5. Build up your credit
When borrowing money, signing a lease, applying for jobs, or obtaining insurance, agencies look at your credit score or FICO score to learn your financial “G.P.A.” if you will. Your credit score informs the world how well you pay off your debts. While it is important to have good, high credit, there is a difference between having bad credit and no credit. If you have never opened up a credit card or taken out a loan on your own, you do not have any credit, so it is important for you to build some.

Fair warning: credit cards can be dangerous if you have never had one before. It’s easy to rack up a lot of debt pretty quickly if you aren’t on top of your payments. Credit cards are not free money—you have to pay them back, and often times come with interest on what you still owe. If you have bad/no credit, get a secured credit card that will keep you from overspending! These cards require a cash collateral to open, and have a firm credit limit. This will help you to avoid racking up debt whilst encouraging regular payment habits and building good credit!

6. If you have to get a loan, choose a federal one
Our hope is that you can apply for enough scholarships to avoid getting any loans. However, we know that students often find taking out a loan is the only way to cover what you need for the school year. If you do take out a loan to fund your living expenses, experts recommend taking out federal loans rather than private loans. The interest rates are lower and FedhLoan tends to be more willing to negotiate loan repayments based on your income and employment status. Check out this interesting article on repaying student loans to learn more about this process.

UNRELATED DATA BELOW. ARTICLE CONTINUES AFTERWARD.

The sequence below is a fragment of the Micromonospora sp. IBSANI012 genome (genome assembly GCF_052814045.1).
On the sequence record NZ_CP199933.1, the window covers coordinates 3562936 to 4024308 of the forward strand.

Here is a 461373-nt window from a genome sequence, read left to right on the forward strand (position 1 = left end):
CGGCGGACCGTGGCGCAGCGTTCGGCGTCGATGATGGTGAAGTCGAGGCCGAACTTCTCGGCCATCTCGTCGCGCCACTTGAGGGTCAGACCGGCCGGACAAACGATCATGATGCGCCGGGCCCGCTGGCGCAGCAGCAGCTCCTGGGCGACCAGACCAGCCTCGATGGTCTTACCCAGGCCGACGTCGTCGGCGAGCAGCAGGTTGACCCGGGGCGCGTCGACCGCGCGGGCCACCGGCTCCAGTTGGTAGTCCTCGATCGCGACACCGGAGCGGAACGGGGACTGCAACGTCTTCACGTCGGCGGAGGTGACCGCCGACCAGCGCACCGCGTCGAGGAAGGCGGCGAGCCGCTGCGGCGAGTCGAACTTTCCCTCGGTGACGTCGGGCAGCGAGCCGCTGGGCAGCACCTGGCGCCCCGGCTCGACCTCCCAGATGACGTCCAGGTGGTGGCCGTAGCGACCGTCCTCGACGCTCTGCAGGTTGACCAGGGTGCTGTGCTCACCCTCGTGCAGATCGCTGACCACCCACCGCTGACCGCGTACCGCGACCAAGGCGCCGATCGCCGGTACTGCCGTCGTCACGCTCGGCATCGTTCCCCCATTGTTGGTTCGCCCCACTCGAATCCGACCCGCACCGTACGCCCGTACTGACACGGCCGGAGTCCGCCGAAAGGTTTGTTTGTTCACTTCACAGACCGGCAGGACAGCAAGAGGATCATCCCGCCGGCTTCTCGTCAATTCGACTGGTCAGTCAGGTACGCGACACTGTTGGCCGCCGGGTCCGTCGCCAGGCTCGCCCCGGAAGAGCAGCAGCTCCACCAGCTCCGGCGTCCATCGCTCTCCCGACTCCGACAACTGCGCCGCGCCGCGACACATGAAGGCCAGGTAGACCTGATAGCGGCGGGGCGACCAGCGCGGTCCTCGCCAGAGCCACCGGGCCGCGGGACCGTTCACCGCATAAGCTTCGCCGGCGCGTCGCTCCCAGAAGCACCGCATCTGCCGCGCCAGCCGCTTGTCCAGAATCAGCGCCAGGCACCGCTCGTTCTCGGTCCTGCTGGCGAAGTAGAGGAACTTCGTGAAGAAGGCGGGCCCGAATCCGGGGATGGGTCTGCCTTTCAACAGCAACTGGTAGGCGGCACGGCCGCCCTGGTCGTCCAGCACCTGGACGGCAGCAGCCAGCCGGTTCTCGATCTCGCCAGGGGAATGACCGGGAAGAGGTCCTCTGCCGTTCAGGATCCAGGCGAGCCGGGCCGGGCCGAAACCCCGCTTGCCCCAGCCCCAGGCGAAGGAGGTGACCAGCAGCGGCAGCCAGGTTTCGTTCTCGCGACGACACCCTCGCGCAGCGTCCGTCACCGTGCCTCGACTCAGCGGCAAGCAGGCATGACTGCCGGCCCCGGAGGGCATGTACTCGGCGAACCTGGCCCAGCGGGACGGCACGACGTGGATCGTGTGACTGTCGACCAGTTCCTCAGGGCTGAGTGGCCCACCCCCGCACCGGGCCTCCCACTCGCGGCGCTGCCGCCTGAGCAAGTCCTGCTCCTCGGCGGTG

7. Do not open your savings account at the same bank as your checking account

Listen, we know many of you are living paycheck to paycheck and aren’t in a place to start making major contributions to your savings account. Don’t underestimate how far a few dollars a day can go; consider downloading Digit. This handy app links safely to your bank account and squirrels away very small amounts of money for savings or for a customizable goal you want to meet. A buck-fifty here, $3.12 there, this app helps you save money passively. You can also consider joining a credit union to save your money. Credit unions usually offer better interest rates on your savings account than standard banks!

8. Take advantage of online financial literacy
This article is just a jumping off point into the vast topic of financial wellness. There is a lot you can learn about budgeting, creating additional revenue streams, and avoiding bad money-managing habits through blogs, podcasts and videos online. To get started, we recommend spending some time pursuing this handy online guide to learn about financial wellness, scholarships, financial aid, and more. Invest some time in growing your financial know-how. It will pay dividends to your future!

If you have any additional questions about money management, contact your College Completion Coach. We can help get you in touch with the right resources for you to grow your financial wellness practices!